Student Life Archives (2001-2008)

Senate examines higher education endowments

Scott Bressler

The U.S. Senate Finance Committee hopes to determine whether universities are using their endowments to ensure that low- and middle-income students have access to higher education.

In order to conduct that analysis, run in conjunction with higher education trade publication Inside Higher Ed, the committee requested that the nations’ wealthiest 136 colleges and universities submit their endowment information. The request, with which Washington University complied, came in response to a study conducted by the National Association of College and University Business Officers, which indicated double-digit endowment growth rates at hundreds of colleges in 2007.

“It’s fair to ask whether a college kid should have to wash dishes in the dining hall to pay his tuition when his college has a billion dollars in the bank. We’re giving well-funded colleges a chance to describe what they’re doing to help students,” Senator Charles Grassley of Iowa, the ranking Republican of the Senate Finance Committee, said in the January press release.

Pending the results of its findings, the committee may require each university to spend at least five percent of its endowment every year, a federally mandated spending minimum that is already required of many not-for-profit foundations.

If the five percent minimum is enacted, it could have significant ramifications on universities since many of them do not currently meet the five percent mark.

Of the 19 responses received by Inside Higher Ed, 15 schools have spent less than five percent of their endowment on average over the last 10 years.

In an article in The Chronicles of Higher Education, Chancellor Mark Wrighton said that the senators’ approach of applying the same regulations to the University that are applied to grant-making foundations is simplistic. Washington University consistently spends less than five percent of its endowment per year.

“[Non-profit] foundations don’t have the enduring obligations that we do,” Wrighton said in the article. “Foundations don’t have the physical and human resource commitments.”

Hoping to analyze the endowment spending information for public use, Inside Higher Ed requested the data from the 25 universities with the largest endowments. The University did not release its information in time to be included in the article, though it has since made that data available.

According to Steve Givens, associate vice chancellor and executive director of University communications, the University’s delay in releasing the information came because the administration was waiting for official permission from the Committee of Senate Finance. As a result, the University’s information was not included in Inside Higher Ed’s report.

“We did not release the information to Inside Higher Education when requested because it is correspondence between the University and the Senate Finance Committee, and it is not appropriate to release correspondence without gaining the approval of the recipient,” Givens said in an e-mail.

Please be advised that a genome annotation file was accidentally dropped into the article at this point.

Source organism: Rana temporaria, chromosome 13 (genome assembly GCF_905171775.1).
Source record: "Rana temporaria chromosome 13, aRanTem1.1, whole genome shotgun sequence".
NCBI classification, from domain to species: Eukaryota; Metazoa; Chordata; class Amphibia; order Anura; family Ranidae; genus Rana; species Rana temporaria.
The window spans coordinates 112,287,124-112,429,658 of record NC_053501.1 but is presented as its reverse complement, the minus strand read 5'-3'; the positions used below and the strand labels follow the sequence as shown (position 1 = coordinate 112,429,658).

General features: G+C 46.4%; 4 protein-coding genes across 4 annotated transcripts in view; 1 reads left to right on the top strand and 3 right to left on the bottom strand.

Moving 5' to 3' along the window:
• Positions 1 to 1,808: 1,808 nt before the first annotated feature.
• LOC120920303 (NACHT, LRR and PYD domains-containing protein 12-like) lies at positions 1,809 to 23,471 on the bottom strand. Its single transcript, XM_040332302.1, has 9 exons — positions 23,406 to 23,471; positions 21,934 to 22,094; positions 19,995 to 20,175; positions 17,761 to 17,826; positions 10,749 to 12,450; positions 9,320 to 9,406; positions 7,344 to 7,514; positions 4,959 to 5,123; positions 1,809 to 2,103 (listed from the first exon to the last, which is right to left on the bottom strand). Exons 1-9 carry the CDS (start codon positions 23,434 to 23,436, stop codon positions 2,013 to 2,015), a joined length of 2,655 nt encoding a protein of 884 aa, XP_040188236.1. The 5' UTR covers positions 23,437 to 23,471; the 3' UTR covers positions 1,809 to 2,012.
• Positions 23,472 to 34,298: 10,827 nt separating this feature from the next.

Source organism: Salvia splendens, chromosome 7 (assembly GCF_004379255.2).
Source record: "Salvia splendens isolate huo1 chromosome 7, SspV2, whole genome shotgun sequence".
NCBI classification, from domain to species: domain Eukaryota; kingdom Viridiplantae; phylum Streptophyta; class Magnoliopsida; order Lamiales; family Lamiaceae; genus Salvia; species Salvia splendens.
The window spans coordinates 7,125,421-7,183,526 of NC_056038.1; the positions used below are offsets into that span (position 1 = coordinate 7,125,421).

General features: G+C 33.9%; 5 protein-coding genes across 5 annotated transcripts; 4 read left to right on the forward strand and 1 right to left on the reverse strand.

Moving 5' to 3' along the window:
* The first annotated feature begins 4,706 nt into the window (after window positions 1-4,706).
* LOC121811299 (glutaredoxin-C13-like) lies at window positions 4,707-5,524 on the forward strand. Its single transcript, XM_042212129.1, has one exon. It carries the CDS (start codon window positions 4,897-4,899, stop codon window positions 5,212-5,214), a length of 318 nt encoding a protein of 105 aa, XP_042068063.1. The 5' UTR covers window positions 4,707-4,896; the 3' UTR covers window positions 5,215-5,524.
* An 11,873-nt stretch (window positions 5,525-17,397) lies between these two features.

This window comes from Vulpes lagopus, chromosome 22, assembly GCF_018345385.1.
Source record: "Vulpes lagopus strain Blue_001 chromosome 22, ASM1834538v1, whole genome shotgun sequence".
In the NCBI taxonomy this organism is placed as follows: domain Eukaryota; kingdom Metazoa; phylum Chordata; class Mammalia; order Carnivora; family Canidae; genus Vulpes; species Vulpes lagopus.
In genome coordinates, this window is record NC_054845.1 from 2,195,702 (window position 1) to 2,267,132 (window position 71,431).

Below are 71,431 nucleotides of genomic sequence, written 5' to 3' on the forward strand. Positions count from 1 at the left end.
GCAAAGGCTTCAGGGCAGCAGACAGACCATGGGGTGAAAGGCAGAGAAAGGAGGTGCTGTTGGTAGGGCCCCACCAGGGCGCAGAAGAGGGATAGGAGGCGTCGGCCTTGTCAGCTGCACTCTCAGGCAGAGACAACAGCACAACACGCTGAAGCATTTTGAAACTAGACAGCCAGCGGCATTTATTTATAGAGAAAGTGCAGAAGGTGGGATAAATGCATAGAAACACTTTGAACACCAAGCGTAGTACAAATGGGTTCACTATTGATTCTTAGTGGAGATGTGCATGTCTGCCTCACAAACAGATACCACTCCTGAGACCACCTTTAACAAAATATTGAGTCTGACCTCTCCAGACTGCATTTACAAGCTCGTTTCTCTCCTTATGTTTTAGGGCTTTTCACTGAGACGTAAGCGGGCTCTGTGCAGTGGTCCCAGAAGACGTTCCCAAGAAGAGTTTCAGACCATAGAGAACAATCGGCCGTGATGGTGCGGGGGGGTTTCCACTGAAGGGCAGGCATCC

Emory University and Northwestern University, the only two universities that still have not released their information, issued similar statements to Student Life.

According to the letter to the committee, released on March 31, in 2007 the University spent $197.2 million-4.2 percent at market value of its $5.7 billion endowment. Over the last 10 years the University has spent an average of 3.8 percent of its endowment per year. This average has increased to 4.48 percent over the last five years.

Despite the fact that the University has never met the recommended five percent spending threshold during the past 20 years, in the report Wrighton said that the University is meeting the financial needs of its students.

“While there have been years in which the payout on a current basis has been less than five percent, the needs of the student body, faculty, research programs, academic programs and other activities supported by the endowment have been met as the spending from the endowment has always increased,” the report stated. “Over the past decade total endowment spending has increased 120 percent, which is more than any other source of University operating revenue.”

The report also stated that two-thirds of the University endowment’s assets and earnings are restricted, and consequently can only be spent on certain projects.

“Approximately $3.7 billion, or 67 percent of the endowment, is subject to restrictions by the donor. Restrictions include designated functions, programs, specific expenses or a particular school within the University,” the report stated.

Included in last year’s list of the University’s top 10 major expenditures from the endowment are supporting academic programs, capital projects (new building and renovations), student financial aid, salaries and benefits for professors who hold endowed chairs, research, graduate fellowships, library, student activities, lectureships and seminars and museums.

Harvard University, with the largest endowment of $34.6 billion, spent an average of 4.20 percent over the last 10 years on financial aid; Yale spent 3.8 percent. The lowest mark came from the University of Minnesota, which spent an average of 2.80 percent of its endowment on aid.

Pedro de la Torre, an organizer for education advocacy group Campus Progress, stressed the importance of universities keeping their information open.

“Transparency is key, it’s the best policy. We think any school should be able to release this information without any negative side effects,” de la Torre said.

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